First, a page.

Next time a fan of neo-liberalism extols the virtues of “free markets”, just nod approvingly, smile, and tell him that is it an oxymoron – a figure of speech that combines contradictory terms.
And then ask him suavely what the State is for, in his opinion.
If he is close to the libertarian view he’ll tell you “Protection of life and property”. He’ll quote Thomas HOBBES on the horror of the “state of nature”, against which we need the state’s power:
In such condition, there is no place for industry; because the fruit thereof is uncertain: and consequently no culture of the earth; no navigation, nor use of the commodities that may be imported by sea; no commodious building; no instruments of moving, and removing, such things as require much force; no knowledge of the face of the earth; no account of time; no arts; no letters; no society; and which is worst of all, continual fear, and danger of violent death; and the life of man, solitary, poor, nasty, brutish, and short.
So far so good – one can nod approvingly as the snare is laid.
The state protects “property” – says HOBBES (not Karl MARX) hence the state defines what “property” is. In other words, “property right” is not a sovereign or transcendental right, but a social one – it exists within a society only.
If there is no society there is no “property right” – pragmatically the state is both enabler and enforcer. And if the origin of “property rights” is a society, only society can change them – by whatever means it deems fit.
The market operates within a society in two ways. It is a place where (a) “property rights” i.e. social constructs are exchanged, and (b) in accordance to agreed rules (e.g. caveat emptor). It follows that a market cannot be “free”: in fact a market is subsidiary to the prior state-mandated definition of “property rights” and exchange rules. This is a core point, and one worth making time and again. Markets are the child of social institutions and are defined by them.
Most current economic theory ignores the institutions and only speaks of markets as if they existed without them. In fact, the institutions are simply “silent” – they remain unchanged as people act in the market and play by its social rules. Unchanging institutions are a precondition for a market forces to function predictably. It is like in football: when the game starts the rules by which it is played may no longer change. No one may move the goal posts may play – and certainly not at the whim of one of the teams.
(Gustave Doré: The destruction of Leviathan)
In between games we may argue our heads blue as to the appropriate bundle of “property rights” or the “exchange rules”, but the claim to “free” – that “no rules” is the best rule – is spurious. It is an implicit claim to sovereignty – it signifies secession from society (or the state).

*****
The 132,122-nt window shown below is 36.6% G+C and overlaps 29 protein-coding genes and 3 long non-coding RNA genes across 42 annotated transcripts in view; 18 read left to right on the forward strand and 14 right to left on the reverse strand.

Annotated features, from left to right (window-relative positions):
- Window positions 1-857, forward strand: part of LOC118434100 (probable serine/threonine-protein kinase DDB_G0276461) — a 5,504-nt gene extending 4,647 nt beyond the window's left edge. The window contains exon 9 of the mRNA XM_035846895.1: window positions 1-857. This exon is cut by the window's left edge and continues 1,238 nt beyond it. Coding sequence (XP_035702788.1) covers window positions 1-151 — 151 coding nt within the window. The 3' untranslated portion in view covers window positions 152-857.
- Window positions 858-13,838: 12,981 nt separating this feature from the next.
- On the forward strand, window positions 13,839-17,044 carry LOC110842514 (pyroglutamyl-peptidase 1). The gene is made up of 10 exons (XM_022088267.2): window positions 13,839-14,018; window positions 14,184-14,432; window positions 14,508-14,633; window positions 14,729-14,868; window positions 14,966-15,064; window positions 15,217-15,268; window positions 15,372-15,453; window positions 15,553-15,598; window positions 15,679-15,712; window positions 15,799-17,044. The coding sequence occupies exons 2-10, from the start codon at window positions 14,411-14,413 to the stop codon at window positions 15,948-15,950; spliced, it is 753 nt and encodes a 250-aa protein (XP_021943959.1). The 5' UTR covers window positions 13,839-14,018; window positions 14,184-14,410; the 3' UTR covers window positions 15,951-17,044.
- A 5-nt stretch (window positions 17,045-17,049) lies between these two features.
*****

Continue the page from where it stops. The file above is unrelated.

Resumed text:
Ronald H. COASE received the “Nobel Prize in Economics” for studying the relationship between markets and the law. He taught at the University of Chicago – the stronghold of market economics and conservatism. I’ve long found it amusing (and amazing) that such contradictory views could coexist and ignore each other, rather than engage for mutual enrichment.
Silence leads to forgetting – and myths emerge somehow to mark what was forgotten. Is this process “innocent”, that is, does the myth derive haphazardly from the underlying reality? I’m not sure. Myths tend to have heroes or heroic tales. My hunch is that heroic tales sometimes hide a “dirty secret”, a truth suppressed that tells just the opposite of what the myth purports to highlight.
Take “home advantage” in football games. The myth is that the home team plays better on its home ground because the crowd energizes the players. The reality may just well be that the baying of the crowd cowers referees into favoring the home team.
So you’ll forgive my skeptical attitude about heroic myths – like that of “free” markets. The over-fulsome praise may just hide the grab.
In the second Part of this blog I’ll show how the call for eliminating rules in the name of “efficiency” may in the end destroy markets.
 Ronald H. COASE (1990): The firm, the Market and the law. University of Chicago Press, Chicago.
 See: Elizabeth WAYLAND BARBER – Paul T. BARBER (2006): When they severed earth from sky. How the human mind shapes myth. Princeton University Press, Princeton.
 In what has become a famous experiment in sports-science circles, a sample of 40 referees were exposed to a recording of Liverpool ‘s match with Leicester at Anfield during the 1998-99 season, with half watching the match with all crowd effects included and half watching a silent version. The researchers found that the referees who heard the sound of the crowd were less likely to call fouls against the home team than the ones who saw the game in silence (though, interestingly, the baying of the crowd did not make them more likely to penalise the away team). This preference for the home team coincided with the actual decisions of the match official on the day. The researchers concluded that referees tend to avoid making calls against the home team as a way of shielding themselves from the extra stress levels that come with antagonizing the crowd. It’s not that the officials do what the crowd wants (‘Send him off, ref!’); they just try not to do whatever would direct the crowd’s fury straight at them. The psychologists call this ‘avoidance’. See: http://www.guardian.co.uk/sport/2008/feb/03/features.sportmonthly16